UPDATE 1-China proposes increasing QFII investment in firms
* QFII stake cap in companies may be raised to 30 pct from 20 pct
* China wants to attract more QFII investments (Updates prices; adds quotes, details)
By Samuel Shen and Carrie Ho
SHANGHAI, June 21 (Reuters) - China's securities regulator has proposed a 50 percent increase in size of the total stake that approved foreign investors can hold in listed companies, the latest in a series of steps intended to attract more investment in the country's capital markets.
In a draft document released on Wednesday evening, the China Securities Regulatory Commission (CSRC) said it was looking at increasing the cap on the combined stake in a listed company held by Qualified Foreign Institutional Investors (QFII) to 30 percent from 20 percent.
The CSRC also plans to lower the requirements for QFII investors, and will allow them to invest in China's interbank market for the first time, according to the draft rules.
The CSRC is seeking feedback on the proposal. Generally, its draft regulations are considered to have a good chance of being implemented.
The country has been stepping up efforts to expand the QFII programme, which it launched in 2003 to allow foreign investors to buy Chinese securities, and officials have vowed to speed up approval procedures.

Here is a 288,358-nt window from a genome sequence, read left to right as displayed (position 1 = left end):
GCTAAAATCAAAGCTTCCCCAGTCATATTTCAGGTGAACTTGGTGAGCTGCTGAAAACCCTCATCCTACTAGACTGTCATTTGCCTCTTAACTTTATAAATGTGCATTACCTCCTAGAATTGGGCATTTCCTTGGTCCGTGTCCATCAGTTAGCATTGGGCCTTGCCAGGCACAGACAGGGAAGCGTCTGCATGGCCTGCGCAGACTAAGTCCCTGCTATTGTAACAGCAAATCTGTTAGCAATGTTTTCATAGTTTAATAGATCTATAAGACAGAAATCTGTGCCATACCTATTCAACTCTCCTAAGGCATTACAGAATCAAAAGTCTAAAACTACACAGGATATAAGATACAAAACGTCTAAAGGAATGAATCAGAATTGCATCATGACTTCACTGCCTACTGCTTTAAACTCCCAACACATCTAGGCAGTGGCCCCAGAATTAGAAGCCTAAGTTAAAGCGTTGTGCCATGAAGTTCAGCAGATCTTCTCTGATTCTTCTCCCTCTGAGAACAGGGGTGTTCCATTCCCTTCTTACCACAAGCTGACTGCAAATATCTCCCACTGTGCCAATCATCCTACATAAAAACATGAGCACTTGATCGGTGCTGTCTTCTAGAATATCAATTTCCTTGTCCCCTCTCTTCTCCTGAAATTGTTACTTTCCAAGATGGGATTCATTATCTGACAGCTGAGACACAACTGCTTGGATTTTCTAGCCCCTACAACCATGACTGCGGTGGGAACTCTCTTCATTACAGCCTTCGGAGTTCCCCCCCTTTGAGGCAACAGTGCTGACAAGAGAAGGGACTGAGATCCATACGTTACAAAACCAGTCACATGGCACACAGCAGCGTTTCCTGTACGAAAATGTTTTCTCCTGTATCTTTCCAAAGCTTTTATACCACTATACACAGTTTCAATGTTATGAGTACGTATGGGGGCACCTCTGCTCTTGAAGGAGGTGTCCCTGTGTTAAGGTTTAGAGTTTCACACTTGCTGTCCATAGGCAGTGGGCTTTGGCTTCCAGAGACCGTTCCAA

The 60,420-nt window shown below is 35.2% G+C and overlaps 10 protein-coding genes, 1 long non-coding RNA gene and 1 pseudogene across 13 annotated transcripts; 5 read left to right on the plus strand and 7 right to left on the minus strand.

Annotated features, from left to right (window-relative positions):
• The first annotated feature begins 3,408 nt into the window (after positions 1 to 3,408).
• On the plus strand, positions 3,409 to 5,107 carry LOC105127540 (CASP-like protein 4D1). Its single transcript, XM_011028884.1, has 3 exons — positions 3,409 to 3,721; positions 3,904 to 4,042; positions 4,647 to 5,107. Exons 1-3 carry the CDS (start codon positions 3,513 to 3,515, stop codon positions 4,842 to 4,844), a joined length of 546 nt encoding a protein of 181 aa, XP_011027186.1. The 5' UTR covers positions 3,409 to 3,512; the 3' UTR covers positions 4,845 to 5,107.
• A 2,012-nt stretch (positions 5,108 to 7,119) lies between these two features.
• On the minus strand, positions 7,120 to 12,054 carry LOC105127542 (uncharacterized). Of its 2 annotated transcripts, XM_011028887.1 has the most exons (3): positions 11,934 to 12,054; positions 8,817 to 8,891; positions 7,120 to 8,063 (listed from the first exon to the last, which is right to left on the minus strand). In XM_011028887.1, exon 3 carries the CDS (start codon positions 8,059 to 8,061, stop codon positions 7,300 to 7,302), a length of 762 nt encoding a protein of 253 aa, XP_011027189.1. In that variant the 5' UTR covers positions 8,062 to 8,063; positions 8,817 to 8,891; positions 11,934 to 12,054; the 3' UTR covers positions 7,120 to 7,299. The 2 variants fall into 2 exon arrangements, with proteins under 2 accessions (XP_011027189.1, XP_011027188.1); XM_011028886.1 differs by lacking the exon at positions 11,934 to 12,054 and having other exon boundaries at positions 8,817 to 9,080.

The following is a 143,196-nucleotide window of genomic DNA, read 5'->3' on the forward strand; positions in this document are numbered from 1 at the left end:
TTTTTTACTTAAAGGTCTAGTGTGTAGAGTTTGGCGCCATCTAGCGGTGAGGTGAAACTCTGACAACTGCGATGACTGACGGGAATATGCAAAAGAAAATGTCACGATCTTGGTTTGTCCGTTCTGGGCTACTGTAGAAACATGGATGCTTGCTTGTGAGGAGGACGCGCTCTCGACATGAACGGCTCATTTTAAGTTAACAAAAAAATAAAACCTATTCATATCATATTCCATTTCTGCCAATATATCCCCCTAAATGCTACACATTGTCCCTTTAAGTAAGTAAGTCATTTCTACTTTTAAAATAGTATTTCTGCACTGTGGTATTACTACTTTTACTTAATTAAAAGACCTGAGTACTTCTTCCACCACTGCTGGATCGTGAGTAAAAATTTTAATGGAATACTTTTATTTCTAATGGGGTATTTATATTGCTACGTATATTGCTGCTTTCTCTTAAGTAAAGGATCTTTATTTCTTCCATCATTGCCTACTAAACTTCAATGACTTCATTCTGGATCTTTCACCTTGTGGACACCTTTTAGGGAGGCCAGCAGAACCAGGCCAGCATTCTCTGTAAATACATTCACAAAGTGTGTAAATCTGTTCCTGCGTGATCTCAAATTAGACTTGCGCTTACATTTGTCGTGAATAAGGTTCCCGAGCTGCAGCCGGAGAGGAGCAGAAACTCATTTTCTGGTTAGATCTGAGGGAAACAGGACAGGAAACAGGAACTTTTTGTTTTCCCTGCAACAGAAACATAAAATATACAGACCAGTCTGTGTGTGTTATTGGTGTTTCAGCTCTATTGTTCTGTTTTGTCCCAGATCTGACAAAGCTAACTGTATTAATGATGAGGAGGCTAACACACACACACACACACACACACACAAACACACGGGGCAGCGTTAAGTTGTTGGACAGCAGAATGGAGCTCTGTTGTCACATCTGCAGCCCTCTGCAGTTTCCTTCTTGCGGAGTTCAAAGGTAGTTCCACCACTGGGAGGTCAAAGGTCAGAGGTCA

Earlier this year, the government raised the total maximum QFII quota by $50 billion to $80 billion. Under the QFII programme, an investor is given a licence and an investment quota by regulators.
As of April 16, China had granted QFII licences to 170 investors, and 129 of them had obtained combined quotas of $25.19 billion from the country's foreign exchange regulator.
The State Administration of Foreign Exchange (SAFE) had said it will adopt fast-track procedures and allocate more quotas to foreign investors such as pension funds, government-linked funds and insurers.
According to the draft rules, long-term foreign investors including insurers, asset managers, pension and sovereign wealth funds will be required to have at least two years of operations and $500 million in securities assets to apply for a QFII licence. Previously, the threshold was five years of operation and $5 billion in assets.
The Chinese government has been exploring ways of speeding up the pace of financial reform to bring the country closer to the goal of a basically convertible yuan by 2015, sources in contact with the People's Bank of China and the China Securities Regulatory Commission told Reuters in April. (Editing by John Mair)
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